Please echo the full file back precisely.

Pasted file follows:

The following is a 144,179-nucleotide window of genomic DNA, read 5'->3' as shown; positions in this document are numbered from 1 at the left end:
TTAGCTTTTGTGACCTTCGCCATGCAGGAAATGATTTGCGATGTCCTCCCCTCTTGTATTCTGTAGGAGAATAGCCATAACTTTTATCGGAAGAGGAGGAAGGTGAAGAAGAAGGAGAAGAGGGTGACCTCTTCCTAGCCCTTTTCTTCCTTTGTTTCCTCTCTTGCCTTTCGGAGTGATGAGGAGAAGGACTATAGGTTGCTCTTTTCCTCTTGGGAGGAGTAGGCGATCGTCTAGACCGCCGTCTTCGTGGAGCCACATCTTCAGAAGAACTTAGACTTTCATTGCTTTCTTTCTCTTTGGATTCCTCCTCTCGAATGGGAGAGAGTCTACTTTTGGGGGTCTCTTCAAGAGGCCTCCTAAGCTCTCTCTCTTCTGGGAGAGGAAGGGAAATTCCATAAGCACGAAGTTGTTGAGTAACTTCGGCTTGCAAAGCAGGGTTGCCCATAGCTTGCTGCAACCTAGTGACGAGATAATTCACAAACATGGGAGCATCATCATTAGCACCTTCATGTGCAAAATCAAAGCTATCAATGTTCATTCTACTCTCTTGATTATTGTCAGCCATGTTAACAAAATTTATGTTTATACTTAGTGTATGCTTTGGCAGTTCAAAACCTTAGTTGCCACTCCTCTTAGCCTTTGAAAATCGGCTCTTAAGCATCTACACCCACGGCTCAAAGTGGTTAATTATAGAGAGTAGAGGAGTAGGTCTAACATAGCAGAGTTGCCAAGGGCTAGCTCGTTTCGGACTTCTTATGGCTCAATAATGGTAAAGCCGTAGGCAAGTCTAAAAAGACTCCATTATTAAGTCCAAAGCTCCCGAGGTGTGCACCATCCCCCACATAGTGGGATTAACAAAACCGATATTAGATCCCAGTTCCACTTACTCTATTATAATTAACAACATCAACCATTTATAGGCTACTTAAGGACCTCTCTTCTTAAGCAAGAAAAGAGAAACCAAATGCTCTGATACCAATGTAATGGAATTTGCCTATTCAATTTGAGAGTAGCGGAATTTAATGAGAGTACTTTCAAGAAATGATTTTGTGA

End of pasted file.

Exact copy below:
The following is a 144,179-nucleotide window of genomic DNA, read 5'->3' as shown; positions in this document are numbered from 1 at the left end:
TTAGCTTTTGTGACCTTCGCCATGCAGGAAATGATTTGCGATGTCCTCCCCTCTTGTATTCTGTAGGAGAATAGCCATAACTTTTATCGGAAGAGGAGGAAGGTGAAGAAGAAGGAGAAGAGGGTGACCTCTTCCTAGCCCTTTTCTTCCTTTGTTTCCTCTCTTGCCTTTCGGAGTGATGAGGAGAAGGACTATAGGTTGCTCTTTTCCTCTTGGGAGGAGTAGGCGATCGTCTAGACCGCCGTCTTCGTGGAGCCACATCTTCAGAAGAACTTAGACTTTCATTGCTTTCTTTCTCTTTGGATTCCTCCTCTCGAATGGGAGAGAGTCTACTTTTGGGGGTCTCTTCAAGAGGCCTCCTAAGCTCTCTCTCTTCTGGGAGAGGAAGGGAAATTCCATAAGCACGAAGTTGTTGAGTAACTTCGGCTTGCAAAGCAGGGTTGCCCATAGCTTGCTGCAACCTAGTGACGAGATAATTCACAAACATGGGAGCATCATCATTAGCACCTTCATGTGCAAAATCAAAGCTATCAATGTTCATTCTACTCTCTTGATTATTGTCAGCCATGTTAACAAAATTTATGTTTATACTTAGTGTATGCTTTGGCAGTTCAAAACCTTAGTTGCCACTCCTCTTAGCCTTTGAAAATCGGCTCTTAAGCATCTACACCCACGGCTCAAAGTGGTTAATTATAGAGAGTAGAGGAGTAGGTCTAACATAGCAGAGTTGCCAAGGGCTAGCTCGTTTCGGACTTCTTATGGCTCAATAATGGTAAAGCCGTAGGCAAGTCTAAAAAGACTCCATTATTAAGTCCAAAGCTCCCGAGGTGTGCACCATCCCCCACATAGTGGGATTAACAAAACCGATATTAGATCCCAGTTCCACTTACTCTATTATAATTAACAACATCAACCATTTATAGGCTACTTAAGGACCTCTCTTCTTAAGCAAGAAAAGAGAAACCAAATGCTCTGATACCAATGTAATGGAATTTGCCTATTCAATTTGAGAGTAGCGGAATTTAATGAGAGTACTTTCAAGAAATGATTTTGTGA